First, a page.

Ghost Notes

One of the most challenging expressions in drumming is the effective use of ghost notes. I still struggle with them from time to time but the effect of ghost notes enhancing grooves is undeniable. Much like keeping time on the hi-hat, ghost notes fill in the space between the upbeats and downbeats and add flavor to the phrasing. According to the definition:

In drumming, a ghost note is played at very low volume, and typically on a snare drum. In musical notation, ghost notes are indicated in parenthesis surrounding the note. According to The Drummer’s Bible: How to Play Every Drum Style from Afro-Cuban to Zydeco, the purpose of a ghost note is to “…be heard under the main sound of the groove. This produces a subtle 16th-note feel around a strong back beat or certain accents.” The term ghost note, then, can have various meanings. The term anti-accent is more specific. Moreover, there exists a set of anti-accent marks to show gradation more specifically. Percussion music in particular makes use of anti-accent marks, as follows:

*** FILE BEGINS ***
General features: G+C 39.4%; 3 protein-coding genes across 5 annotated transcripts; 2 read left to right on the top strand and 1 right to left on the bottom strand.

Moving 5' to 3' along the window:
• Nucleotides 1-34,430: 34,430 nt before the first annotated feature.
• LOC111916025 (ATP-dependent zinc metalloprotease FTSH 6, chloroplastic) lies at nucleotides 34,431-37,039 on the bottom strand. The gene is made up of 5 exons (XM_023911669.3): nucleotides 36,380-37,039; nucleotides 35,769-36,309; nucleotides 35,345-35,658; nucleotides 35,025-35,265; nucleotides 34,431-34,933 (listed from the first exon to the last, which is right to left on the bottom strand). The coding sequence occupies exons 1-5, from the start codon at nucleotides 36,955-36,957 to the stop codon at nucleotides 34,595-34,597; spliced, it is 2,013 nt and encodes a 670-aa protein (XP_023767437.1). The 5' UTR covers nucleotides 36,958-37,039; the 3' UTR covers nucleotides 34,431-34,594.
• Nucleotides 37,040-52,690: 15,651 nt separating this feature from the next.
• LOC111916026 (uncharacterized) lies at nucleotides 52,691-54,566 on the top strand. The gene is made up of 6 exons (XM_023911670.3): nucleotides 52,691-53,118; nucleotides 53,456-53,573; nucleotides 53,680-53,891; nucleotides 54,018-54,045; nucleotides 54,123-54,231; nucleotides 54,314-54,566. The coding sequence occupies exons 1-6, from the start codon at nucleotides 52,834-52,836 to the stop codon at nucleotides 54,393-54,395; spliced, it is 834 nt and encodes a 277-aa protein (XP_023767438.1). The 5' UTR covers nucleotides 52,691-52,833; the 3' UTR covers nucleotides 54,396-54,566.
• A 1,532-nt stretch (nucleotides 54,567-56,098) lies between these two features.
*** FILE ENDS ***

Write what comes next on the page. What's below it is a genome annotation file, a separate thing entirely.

• slightly softer than surrounding notes: u (breve)
  • significantly softer than surrounding notes: ( ) (note head in parentheses)
  • much softer than surrounding notes: [ ] (note head in brackets)


Listen Here:

Some recognizable examples of this technique are Clyde Stubblefield’s beat in “Cold Sweat” by James Brown and Jeff Porcaro playing the opening beat for the Toto hit “Rosanna.” Our pal Brandon Scott has posted a great video on developing ghost note chops:

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